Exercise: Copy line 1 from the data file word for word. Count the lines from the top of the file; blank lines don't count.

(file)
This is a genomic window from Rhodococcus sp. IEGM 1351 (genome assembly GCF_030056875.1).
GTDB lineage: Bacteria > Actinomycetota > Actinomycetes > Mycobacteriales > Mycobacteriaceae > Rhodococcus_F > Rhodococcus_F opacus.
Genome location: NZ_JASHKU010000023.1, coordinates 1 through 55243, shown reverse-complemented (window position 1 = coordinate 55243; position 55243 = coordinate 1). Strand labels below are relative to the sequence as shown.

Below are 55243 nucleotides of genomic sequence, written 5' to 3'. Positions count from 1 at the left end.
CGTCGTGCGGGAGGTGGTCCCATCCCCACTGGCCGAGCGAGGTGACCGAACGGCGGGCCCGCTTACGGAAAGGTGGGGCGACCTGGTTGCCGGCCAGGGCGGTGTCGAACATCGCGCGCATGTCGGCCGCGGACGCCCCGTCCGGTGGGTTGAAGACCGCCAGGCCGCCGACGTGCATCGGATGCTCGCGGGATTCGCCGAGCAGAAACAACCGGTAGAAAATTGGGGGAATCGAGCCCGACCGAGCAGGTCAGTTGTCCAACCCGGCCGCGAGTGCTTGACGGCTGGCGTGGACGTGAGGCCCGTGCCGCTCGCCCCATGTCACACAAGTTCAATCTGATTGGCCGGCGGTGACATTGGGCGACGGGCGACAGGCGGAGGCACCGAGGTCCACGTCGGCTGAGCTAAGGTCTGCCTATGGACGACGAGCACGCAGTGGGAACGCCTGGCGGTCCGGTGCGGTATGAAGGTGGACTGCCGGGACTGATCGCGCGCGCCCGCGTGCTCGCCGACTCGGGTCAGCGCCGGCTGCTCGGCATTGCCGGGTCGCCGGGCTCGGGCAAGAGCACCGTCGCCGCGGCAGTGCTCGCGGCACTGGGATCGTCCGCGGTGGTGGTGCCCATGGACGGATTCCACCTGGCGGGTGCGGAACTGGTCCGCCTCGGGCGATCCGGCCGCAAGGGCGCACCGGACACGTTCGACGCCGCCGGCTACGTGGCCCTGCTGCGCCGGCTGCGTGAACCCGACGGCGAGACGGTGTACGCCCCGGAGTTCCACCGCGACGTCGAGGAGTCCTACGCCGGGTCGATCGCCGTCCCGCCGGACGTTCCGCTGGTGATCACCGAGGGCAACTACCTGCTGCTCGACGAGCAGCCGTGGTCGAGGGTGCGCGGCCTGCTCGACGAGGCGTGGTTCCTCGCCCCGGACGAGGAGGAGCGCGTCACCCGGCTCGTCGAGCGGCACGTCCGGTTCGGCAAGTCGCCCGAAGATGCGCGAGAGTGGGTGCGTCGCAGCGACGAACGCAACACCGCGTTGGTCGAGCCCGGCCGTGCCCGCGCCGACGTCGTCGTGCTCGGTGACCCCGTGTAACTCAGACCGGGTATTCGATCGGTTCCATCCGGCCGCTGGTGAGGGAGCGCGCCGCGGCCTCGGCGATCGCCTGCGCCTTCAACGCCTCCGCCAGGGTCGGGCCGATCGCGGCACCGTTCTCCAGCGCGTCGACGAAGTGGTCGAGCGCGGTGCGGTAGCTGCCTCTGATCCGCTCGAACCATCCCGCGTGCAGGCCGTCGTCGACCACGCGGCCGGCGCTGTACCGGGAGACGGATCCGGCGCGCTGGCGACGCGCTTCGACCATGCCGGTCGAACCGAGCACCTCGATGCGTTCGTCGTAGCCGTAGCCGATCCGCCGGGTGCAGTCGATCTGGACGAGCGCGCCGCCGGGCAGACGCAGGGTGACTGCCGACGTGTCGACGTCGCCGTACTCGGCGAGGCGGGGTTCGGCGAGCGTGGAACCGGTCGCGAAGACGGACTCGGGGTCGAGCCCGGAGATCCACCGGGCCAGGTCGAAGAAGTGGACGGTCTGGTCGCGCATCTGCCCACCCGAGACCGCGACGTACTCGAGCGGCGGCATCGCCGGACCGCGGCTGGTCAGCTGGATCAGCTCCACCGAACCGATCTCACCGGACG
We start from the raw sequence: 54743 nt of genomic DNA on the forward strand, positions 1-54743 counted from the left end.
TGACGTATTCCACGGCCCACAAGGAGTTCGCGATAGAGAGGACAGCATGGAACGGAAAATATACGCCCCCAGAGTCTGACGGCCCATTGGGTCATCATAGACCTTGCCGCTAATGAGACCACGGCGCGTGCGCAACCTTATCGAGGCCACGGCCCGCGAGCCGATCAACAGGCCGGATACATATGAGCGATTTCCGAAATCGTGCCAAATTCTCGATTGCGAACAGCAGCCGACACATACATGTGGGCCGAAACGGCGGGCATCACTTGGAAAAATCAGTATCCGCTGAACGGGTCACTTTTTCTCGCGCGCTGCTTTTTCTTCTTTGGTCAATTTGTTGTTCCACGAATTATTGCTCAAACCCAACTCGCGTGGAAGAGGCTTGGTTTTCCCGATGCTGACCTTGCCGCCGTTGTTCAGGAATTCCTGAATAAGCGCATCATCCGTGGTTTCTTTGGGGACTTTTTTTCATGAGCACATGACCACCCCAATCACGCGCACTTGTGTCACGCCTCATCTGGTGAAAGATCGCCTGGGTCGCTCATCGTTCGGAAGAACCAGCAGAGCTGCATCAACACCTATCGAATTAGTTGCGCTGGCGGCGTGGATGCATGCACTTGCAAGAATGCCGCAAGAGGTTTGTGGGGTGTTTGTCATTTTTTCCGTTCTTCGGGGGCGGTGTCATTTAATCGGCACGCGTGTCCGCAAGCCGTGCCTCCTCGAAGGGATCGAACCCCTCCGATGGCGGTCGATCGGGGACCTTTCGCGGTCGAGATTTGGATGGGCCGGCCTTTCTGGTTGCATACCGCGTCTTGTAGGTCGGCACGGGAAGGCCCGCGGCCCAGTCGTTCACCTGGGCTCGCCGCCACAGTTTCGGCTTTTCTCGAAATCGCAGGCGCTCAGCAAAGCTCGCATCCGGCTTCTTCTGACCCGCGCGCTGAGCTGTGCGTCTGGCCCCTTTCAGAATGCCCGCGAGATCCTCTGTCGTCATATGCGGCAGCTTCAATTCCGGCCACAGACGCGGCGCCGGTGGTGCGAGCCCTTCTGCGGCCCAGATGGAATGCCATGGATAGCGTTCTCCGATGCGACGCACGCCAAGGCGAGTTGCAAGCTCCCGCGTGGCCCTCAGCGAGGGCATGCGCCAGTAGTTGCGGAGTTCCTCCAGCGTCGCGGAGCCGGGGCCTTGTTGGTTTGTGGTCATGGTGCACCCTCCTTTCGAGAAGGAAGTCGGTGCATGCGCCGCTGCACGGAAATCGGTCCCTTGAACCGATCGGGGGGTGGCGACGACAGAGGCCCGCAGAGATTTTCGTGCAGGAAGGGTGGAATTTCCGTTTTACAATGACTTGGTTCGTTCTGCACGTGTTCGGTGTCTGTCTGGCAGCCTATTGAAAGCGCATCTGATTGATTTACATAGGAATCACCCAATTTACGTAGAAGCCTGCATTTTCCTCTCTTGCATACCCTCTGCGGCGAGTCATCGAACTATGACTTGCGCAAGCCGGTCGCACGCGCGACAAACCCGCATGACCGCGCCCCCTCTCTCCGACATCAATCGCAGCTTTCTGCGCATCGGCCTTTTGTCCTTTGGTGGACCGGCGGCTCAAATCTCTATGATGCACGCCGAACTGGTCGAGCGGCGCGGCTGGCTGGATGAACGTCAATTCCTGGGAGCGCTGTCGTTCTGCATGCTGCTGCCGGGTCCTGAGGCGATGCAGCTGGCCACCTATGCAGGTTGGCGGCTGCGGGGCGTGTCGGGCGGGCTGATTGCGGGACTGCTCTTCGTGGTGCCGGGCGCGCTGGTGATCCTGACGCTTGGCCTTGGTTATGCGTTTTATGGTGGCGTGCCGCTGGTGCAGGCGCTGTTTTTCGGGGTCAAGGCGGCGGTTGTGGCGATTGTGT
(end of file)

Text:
This is a genomic window from Rhodococcus sp. IEGM 1351 (genome assembly GCF_030056875.1).